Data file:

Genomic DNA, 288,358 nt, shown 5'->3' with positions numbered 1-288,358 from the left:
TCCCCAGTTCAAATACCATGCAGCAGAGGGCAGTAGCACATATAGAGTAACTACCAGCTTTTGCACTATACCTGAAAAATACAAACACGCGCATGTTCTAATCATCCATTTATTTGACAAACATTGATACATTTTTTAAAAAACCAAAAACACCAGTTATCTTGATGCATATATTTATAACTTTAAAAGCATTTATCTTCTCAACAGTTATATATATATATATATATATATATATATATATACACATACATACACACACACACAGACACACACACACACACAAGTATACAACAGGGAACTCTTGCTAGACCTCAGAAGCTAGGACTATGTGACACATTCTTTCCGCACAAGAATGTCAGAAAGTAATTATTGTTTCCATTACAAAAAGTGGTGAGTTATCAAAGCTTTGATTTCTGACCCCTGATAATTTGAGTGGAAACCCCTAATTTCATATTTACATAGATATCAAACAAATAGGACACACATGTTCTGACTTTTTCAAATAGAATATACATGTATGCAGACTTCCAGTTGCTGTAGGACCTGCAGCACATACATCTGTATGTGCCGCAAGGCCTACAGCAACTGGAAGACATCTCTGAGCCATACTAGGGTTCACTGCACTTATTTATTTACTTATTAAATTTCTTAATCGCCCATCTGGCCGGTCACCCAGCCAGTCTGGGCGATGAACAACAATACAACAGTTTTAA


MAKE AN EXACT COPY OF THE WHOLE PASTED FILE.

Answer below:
Genomic DNA, 288,358 nt, shown 5'->3' with positions numbered 1-288,358 from the left:
TCCCCAGTTCAAATACCATGCAGCAGAGGGCAGTAGCACATATAGAGTAACTACCAGCTTTTGCACTATACCTGAAAAATACAAACACGCGCATGTTCTAATCATCCATTTATTTGACAAACATTGATACATTTTTTAAAAAACCAAAAACACCAGTTATCTTGATGCATATATTTATAACTTTAAAAGCATTTATCTTCTCAACAGTTATATATATATATATATATATATATATATATATACACATACATACACACACACACAGACACACACACACACACAAGTATACAACAGGGAACTCTTGCTAGACCTCAGAAGCTAGGACTATGTGACACATTCTTTCCGCACAAGAATGTCAGAAAGTAATTATTGTTTCCATTACAAAAAGTGGTGAGTTATCAAAGCTTTGATTTCTGACCCCTGATAATTTGAGTGGAAACCCCTAATTTCATATTTACATAGATATCAAACAAATAGGACACACATGTTCTGACTTTTTCAAATAGAATATACATGTATGCAGACTTCCAGTTGCTGTAGGACCTGCAGCACATACATCTGTATGTGCCGCAAGGCCTACAGCAACTGGAAGACATCTCTGAGCCATACTAGGGTTCACTGCACTTATTTATTTACTTATTAAATTTCTTAATCGCCCATCTGGCCGGTCACCCAGCCAGTCTGGGCGATGAACAACAATACAACAGTTTTAA